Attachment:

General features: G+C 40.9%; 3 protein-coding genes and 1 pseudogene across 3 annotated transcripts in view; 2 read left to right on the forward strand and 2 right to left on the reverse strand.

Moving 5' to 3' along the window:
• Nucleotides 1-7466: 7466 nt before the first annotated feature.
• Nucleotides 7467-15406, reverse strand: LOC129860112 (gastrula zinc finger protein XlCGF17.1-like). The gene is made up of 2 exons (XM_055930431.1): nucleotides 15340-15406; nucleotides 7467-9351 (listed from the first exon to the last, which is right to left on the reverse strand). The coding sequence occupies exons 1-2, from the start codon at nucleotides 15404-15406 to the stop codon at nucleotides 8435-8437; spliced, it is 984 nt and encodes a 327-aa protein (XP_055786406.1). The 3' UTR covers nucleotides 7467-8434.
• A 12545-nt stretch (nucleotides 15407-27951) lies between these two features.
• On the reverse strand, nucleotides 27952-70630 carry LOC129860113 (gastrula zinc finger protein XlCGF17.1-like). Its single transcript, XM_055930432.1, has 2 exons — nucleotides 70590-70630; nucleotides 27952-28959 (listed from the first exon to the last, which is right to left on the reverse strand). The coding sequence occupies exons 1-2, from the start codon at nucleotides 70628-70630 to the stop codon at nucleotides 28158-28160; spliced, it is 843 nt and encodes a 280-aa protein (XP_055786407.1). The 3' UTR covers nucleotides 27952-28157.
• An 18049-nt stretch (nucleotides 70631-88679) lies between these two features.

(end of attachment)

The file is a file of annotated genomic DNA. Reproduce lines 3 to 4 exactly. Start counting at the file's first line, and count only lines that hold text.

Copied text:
• Nucleotides 1-7466: 7466 nt before the first annotated feature.
• Nucleotides 7467-15406, reverse strand: LOC129860112 (gastrula zinc finger protein XlCGF17.1-like). The gene is made up of 2 exons (XM_055930431.1): nucleotides 15340-15406; nucleotides 7467-9351 (listed from the first exon to the last, which is right to left on the reverse strand). The coding sequence occupies exons 1-2, from the start codon at nucleotides 15404-15406 to the stop codon at nucleotides 8435-8437; spliced, it is 984 nt and encodes a 327-aa protein (XP_055786406.1). The 3' UTR covers nucleotides 7467-8434.